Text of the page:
The World Health Organization, Unicef and the UN estimate that over 3 million girls and women, each year, are at risk for mutilation and that at least 200 million females living now have been subjected to the practice. These same groups have also calculated the very real cost and burden of this unthinkable violence, in human terms, which they agree is likely an underestimate: Every year, healthcare costs from complications and treatment, lost wages and lost lives, amounts to well over 1.4 billion US dollars. The risks to life and health are both immediate and chronic: young girls sometimes die right away from shock and hemorrhage, followed shortly by sepsis, infections of the wounds, chronic urinary retention, stenosis and infection, severe pain, infertility, sexual dysfunction, and if they do manage to get pregnant the risks go up, with a significantly higher maternal and infant mortality rate than their "uncircumcised" peers.

It's nearly impossible to fight a war when we don't have the facts and can't pinpoint the source of the problem. The usual patterns emerge--those of disinformation, ignorance, political agenda, misdirection, miscommunication, lies, watered-down facts, misleading terms and clichés that are more publicly palatable and, of course, fear--fear of the unknown, fear of offending someone, fear of violence. But if we accept certain facts, these fears soon dissipate: It's impossible to avoid offending people, no matter how two-faced and saccharine one becomes; there's no such thing as the "unknown", only things that someone hasn't seen or experienced yet; violence is all around us, whether we've experienced it personally or know someone who did. We can live in relative safety and make wise choices but the world is still going to have a lot of violence, stupidity and ignorance. It's inevitable and ubiquitous--sort of like, well, death and taxes. ESR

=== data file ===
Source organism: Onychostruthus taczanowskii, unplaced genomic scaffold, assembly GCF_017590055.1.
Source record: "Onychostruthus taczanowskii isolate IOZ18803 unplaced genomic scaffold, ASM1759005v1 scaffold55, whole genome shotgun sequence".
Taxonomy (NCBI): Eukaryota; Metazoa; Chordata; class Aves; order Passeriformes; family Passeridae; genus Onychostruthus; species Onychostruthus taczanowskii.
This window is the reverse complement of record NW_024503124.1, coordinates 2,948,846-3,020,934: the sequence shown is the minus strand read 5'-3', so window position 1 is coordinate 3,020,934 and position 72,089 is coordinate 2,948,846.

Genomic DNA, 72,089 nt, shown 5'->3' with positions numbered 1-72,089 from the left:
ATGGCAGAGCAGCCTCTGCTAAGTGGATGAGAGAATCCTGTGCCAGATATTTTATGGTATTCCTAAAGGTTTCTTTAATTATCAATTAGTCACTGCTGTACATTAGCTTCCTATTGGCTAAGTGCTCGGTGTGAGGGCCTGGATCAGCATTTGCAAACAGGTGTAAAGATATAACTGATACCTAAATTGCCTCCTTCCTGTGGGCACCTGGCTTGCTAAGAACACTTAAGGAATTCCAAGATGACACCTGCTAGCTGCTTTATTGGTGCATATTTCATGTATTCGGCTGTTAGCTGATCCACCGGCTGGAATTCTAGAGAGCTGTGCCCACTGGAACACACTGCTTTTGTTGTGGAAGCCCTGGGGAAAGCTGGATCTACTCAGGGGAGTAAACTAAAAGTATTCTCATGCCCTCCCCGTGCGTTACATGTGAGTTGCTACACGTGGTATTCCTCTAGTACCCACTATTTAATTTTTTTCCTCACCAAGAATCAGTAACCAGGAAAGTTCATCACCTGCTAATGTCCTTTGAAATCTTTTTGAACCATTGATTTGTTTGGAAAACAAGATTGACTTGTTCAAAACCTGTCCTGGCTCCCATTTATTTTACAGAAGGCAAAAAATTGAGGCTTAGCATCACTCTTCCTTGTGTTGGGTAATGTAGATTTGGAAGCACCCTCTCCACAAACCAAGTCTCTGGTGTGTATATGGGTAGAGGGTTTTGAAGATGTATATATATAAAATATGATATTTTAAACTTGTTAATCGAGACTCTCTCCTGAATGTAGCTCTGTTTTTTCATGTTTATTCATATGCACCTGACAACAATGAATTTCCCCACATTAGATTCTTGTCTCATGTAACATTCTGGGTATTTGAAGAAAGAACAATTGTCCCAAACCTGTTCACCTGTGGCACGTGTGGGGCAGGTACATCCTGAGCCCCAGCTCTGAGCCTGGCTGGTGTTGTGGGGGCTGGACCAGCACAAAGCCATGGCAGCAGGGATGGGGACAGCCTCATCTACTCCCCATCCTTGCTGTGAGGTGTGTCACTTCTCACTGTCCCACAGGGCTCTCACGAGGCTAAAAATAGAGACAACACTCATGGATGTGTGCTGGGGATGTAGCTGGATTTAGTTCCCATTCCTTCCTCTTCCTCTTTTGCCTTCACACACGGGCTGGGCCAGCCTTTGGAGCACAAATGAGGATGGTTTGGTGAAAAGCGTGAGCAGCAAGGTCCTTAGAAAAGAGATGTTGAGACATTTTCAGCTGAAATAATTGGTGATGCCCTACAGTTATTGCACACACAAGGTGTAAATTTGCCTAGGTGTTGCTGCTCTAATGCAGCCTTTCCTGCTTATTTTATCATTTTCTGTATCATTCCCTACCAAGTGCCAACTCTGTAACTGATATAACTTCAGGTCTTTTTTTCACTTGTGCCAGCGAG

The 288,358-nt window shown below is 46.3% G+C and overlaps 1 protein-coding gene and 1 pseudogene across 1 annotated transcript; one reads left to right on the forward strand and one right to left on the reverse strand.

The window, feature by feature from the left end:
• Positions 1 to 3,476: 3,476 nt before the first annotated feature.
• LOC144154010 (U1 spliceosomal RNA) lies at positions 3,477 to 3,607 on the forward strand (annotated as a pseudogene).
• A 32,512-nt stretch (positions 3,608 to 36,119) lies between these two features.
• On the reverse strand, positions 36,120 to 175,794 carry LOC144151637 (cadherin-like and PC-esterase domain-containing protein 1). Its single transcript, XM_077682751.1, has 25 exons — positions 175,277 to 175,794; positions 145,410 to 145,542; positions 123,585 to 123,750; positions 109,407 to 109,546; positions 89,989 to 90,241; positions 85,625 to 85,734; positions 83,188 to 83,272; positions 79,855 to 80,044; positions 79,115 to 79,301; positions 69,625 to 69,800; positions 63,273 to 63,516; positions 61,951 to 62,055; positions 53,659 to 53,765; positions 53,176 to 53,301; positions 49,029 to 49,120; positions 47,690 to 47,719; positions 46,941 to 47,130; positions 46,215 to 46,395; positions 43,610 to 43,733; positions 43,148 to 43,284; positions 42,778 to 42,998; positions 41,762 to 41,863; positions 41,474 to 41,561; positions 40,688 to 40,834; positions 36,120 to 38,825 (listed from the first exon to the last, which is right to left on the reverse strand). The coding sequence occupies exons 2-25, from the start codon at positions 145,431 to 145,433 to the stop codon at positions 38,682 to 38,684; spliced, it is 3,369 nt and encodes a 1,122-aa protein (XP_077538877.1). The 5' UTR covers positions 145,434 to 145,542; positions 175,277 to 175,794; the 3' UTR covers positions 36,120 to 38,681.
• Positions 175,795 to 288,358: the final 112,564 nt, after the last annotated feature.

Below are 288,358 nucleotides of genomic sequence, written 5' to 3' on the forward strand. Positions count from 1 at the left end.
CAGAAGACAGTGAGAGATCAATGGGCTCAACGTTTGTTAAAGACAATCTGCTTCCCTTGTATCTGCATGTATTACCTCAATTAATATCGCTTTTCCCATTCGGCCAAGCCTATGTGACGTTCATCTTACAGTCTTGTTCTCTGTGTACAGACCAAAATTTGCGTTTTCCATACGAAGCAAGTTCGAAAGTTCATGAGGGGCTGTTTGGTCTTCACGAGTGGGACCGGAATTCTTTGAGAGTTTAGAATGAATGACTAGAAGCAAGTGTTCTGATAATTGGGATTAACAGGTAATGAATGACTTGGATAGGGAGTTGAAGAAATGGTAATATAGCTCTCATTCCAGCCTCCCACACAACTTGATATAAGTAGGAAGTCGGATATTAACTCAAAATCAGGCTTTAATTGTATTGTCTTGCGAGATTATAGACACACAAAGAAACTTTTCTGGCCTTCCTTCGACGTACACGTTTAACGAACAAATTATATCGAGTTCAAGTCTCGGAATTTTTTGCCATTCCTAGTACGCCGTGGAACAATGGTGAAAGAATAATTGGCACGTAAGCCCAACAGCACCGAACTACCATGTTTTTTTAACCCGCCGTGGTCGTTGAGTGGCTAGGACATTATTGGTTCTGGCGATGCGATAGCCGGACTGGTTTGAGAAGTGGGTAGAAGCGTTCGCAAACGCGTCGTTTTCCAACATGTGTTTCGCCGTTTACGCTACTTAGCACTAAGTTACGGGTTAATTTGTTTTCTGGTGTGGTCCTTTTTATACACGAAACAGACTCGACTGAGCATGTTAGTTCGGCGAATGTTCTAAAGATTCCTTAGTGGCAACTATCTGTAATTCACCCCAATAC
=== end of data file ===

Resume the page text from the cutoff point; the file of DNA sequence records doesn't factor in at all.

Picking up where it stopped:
Charlotte B. Cerminaro is a Juilliard-trained classical musician who, in addition to being a studio and orchestral musician, enjoys writing and has a degree in Molecular Biology. © 2021